Sustainability is somewhat of a nebulous idea. What is sustainability and how is it defined when referring to the practice of city planning? Sustainability as we know and hear everywhere is about natural systems that maintain their viability through reuse and using our natural resources in a way that do not harm future generations. Sustainability in the realm of city planning encompasses more than just protecting open space, it is also about human systems such as housing, transportation, and jobs. We can work to protect the environment, but that is not enough if human systems are left they way they are. That is where sustainable community development comes into play.
According to Mark Roseland in his guidebook, Toward Sustainable Communities: solutions for citizens and their governments, sustainable community development “is about changing communities in qualitative ways to a level that is optimal to sustain our existence on the planet.” So what constitutes qualitative, well Roseland describes qualitative changes as “improvements in health care, knowledge, quality of life, walkability, density and efficient resource use.” Most importantly sustainable community development encompasses not only the environment, but social equity and economic objectives as well.
There are many building blocks that fit together to create sustainable communities, but there are a few blocks in particular that interest me. The first is infill development of underutilized shopping centers known as greyfields. The second is plant life within the built environment.
Infill development is an opportunity for cities to redesign underutilized or vacant shopping centers to create walkable, liveable and aesthetically pleasing neighborhoods. Essentially infill development is an opportunity for the practice of better land use by creating mixed-use neighborhoods that result in such benefits as increased public transportation ridership, less driving due to closer proximity to shops, more housing options and the protection of open space. As an example I was recently in the Cole Valley and Upper Haight neighborhoods of San Francisco. The neighborhoods are mixed-use with housing, restaurants, shops, and more. It is a wonderful experience to walk around a neighborhood without the need of a car. People are out and about lending to the experience of vibrancy and community.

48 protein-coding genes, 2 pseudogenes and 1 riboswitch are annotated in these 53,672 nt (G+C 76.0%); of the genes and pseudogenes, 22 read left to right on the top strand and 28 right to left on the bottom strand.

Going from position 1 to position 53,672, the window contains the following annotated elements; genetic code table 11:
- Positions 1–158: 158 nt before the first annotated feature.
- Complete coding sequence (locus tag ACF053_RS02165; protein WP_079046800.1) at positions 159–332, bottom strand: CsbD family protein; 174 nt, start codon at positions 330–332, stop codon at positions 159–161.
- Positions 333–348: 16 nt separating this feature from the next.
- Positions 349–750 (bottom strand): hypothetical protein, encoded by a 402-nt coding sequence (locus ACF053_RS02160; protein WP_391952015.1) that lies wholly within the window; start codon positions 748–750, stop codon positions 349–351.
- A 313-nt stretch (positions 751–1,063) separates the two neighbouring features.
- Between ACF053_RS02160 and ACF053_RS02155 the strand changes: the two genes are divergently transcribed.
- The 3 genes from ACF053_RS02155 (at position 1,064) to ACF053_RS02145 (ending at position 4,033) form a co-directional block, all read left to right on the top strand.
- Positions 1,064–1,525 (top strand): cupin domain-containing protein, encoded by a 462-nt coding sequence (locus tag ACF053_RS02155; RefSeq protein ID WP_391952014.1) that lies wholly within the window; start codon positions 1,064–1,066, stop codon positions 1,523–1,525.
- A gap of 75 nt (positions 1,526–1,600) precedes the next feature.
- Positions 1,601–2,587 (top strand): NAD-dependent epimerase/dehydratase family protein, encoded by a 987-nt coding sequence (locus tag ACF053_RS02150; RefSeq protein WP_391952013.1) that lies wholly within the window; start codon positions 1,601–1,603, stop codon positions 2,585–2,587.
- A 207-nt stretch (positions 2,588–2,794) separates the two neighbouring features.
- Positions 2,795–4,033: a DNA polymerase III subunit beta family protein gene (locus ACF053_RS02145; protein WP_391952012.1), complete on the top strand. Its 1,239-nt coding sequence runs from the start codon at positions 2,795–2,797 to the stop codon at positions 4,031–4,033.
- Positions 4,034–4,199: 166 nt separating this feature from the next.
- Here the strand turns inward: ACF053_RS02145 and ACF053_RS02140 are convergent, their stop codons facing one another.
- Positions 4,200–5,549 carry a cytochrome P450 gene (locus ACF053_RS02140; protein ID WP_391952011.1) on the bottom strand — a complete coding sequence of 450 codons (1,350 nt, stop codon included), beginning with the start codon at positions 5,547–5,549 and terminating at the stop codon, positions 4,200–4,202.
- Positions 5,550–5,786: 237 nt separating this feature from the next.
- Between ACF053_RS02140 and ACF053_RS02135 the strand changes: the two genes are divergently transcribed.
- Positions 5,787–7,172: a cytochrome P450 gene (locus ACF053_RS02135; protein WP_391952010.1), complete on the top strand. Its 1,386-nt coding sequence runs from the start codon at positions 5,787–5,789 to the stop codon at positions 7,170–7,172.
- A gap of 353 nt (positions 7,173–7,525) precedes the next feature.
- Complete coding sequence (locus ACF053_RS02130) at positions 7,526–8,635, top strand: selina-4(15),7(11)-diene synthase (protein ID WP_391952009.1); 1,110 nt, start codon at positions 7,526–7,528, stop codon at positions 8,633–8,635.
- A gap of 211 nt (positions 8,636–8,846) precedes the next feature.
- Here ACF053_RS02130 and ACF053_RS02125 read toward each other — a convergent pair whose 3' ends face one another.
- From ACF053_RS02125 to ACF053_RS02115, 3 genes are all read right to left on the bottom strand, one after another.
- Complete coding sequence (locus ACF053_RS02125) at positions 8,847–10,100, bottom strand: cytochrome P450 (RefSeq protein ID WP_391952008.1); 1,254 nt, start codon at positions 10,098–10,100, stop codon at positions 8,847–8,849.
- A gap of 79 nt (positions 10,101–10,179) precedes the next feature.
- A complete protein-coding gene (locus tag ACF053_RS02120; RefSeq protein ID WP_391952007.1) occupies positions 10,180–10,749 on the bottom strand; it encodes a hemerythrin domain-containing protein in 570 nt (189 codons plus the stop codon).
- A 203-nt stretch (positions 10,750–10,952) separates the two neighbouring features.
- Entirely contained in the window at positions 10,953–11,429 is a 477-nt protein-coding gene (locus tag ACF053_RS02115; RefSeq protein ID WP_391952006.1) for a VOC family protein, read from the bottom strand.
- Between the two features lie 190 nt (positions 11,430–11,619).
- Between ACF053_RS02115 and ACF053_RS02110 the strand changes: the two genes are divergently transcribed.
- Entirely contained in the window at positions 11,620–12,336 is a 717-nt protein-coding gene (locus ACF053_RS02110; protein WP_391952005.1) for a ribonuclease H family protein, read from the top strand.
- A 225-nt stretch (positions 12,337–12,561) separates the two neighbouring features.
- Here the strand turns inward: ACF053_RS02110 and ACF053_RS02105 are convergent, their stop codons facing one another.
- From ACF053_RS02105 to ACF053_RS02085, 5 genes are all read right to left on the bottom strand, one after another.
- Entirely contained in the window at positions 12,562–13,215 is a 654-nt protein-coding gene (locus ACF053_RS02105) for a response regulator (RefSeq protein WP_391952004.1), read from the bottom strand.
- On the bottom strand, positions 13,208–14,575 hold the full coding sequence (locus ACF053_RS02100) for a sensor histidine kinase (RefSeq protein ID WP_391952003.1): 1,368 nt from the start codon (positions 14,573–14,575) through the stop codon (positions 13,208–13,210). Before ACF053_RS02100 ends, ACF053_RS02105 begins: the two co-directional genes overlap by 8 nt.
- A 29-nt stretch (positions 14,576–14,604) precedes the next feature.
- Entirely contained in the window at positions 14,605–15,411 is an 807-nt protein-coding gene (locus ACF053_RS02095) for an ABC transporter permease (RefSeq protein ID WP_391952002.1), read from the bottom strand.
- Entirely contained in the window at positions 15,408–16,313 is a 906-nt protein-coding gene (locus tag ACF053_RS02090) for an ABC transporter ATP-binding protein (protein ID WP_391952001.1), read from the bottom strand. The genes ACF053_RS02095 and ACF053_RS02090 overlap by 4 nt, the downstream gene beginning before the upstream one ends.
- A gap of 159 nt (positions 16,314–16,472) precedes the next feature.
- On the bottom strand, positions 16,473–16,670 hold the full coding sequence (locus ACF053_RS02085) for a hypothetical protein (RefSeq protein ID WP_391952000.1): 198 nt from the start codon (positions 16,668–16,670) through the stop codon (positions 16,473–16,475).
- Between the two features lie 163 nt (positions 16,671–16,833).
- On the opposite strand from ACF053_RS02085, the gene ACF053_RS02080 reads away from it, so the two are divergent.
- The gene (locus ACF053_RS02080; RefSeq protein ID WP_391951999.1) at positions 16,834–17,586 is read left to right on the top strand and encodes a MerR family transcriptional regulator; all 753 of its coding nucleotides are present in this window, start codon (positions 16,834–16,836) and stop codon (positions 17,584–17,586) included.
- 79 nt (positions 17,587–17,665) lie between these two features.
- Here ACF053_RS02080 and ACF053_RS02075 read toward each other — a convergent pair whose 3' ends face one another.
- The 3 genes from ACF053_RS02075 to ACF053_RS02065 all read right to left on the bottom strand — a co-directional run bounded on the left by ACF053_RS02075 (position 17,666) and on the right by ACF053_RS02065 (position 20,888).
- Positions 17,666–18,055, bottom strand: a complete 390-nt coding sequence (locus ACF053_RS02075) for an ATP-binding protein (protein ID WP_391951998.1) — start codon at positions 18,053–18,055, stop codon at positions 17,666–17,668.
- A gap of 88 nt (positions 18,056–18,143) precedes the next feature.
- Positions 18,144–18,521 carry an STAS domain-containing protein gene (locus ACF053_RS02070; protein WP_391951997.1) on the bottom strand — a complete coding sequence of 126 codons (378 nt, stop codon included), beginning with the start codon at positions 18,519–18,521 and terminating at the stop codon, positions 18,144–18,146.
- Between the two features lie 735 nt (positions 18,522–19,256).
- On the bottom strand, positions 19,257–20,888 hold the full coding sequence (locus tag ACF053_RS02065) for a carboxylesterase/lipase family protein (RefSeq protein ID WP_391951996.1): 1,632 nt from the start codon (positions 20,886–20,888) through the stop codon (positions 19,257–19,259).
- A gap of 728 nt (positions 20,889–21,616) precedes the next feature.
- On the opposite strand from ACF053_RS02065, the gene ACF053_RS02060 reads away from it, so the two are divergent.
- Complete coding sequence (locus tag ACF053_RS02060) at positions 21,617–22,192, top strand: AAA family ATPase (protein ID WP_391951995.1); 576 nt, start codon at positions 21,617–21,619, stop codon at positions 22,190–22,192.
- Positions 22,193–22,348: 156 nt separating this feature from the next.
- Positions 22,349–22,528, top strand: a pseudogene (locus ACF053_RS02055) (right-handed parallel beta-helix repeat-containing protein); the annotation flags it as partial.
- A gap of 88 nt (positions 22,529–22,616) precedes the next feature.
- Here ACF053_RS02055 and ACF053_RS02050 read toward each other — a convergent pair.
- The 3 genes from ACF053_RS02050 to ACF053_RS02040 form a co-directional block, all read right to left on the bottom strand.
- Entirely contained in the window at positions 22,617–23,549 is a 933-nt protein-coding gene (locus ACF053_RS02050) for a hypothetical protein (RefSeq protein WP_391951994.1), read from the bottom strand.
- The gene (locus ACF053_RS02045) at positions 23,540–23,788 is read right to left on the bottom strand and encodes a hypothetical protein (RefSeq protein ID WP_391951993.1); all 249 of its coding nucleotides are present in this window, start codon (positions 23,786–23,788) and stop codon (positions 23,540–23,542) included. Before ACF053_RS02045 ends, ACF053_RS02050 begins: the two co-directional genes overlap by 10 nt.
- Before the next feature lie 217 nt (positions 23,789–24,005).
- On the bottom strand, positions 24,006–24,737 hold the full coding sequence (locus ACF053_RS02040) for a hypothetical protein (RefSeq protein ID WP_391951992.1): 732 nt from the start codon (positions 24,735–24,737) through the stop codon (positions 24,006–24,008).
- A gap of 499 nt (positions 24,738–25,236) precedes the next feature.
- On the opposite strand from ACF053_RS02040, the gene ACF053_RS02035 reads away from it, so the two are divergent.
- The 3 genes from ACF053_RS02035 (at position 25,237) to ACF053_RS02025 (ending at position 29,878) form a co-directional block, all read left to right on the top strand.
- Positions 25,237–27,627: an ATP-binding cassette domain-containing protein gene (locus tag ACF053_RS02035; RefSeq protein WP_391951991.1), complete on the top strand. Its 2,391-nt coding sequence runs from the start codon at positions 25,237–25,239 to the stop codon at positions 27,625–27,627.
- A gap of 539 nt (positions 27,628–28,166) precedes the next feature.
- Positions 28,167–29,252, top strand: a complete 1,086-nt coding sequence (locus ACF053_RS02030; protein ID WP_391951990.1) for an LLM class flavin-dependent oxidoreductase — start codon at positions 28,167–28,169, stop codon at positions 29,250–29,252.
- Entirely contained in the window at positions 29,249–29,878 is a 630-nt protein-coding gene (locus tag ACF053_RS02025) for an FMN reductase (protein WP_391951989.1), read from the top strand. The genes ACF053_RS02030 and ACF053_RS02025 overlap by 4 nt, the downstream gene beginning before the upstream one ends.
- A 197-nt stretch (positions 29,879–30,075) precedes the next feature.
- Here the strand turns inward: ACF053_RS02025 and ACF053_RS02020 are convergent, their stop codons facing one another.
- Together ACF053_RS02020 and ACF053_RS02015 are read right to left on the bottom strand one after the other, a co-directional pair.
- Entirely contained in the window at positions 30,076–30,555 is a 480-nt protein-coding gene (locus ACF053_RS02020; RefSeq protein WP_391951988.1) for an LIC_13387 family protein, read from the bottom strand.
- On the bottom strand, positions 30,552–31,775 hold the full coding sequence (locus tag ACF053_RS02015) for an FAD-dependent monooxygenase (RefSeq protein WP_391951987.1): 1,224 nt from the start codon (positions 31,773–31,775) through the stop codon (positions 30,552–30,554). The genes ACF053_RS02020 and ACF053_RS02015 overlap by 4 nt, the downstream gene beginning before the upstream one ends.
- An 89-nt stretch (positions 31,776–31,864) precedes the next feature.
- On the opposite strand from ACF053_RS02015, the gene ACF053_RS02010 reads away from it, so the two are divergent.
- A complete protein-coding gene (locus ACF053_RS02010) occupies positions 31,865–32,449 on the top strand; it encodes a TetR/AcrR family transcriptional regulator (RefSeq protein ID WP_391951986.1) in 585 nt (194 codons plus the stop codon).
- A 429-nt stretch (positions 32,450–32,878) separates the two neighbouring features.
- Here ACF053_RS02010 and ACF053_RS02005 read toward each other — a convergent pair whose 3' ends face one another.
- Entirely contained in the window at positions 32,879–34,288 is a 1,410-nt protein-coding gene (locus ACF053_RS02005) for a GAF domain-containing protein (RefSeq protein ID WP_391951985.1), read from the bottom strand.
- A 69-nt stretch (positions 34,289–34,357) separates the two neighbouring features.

There is much literature about the benefits of infill including this 2002 report by Greenbelt Alliance, Smart Infill: creating more livable communities in the Bay Area. Yet, what can be done by communities to push for this type of development? In his book Roseland offers a variety of tools to help implement infill. Some of those tools include accelerated planning approvals, utilizing energy efficient land use planning and more strategic structuring of development fees.
So what are the benefits of plants in the built environment? Well, they range from design aesthetics to public health to environmental. In his book Roseland outlines “the case for greening”, which includes the following: saves money, regulates temperature, conserves water, absorbs pollution, hosts wildlife and plants, manages water resources, supports public health, creates more livable cities in connection with nature, produces food and enhances well-being. That is a strong case in my book! Such roles of plant life are green roofs, rain gardens, permeable surfaces, urban forests, bioswales, neighborhood food gardens and ecological landscaping.
All of those reasons aside, there is the simple fact that plants bring beauty and life to the hardness of the built environment. As someone who lives amongst the majestic redwood trees of the Santa Cruz Mountains, I cannot get enough of the beauty, peace, and sense of calm I receive from being in nature. An example of how plants can be expressed in the built environment is by Patrick Blanc, a French botanist, who creates artistic vertical garden pieces around the world. Some of his work can be spotted in San Francisco, Paris, Singapore, etc.
Of course vertical gardens are more of an aesthetic reason for plant life in cities, but one cannot forget the myriad of functional benefits of nature. If we as planners could communicate better the benefit of plants within the life of communities, then maybe we could collectively make a start towards creating a better human system.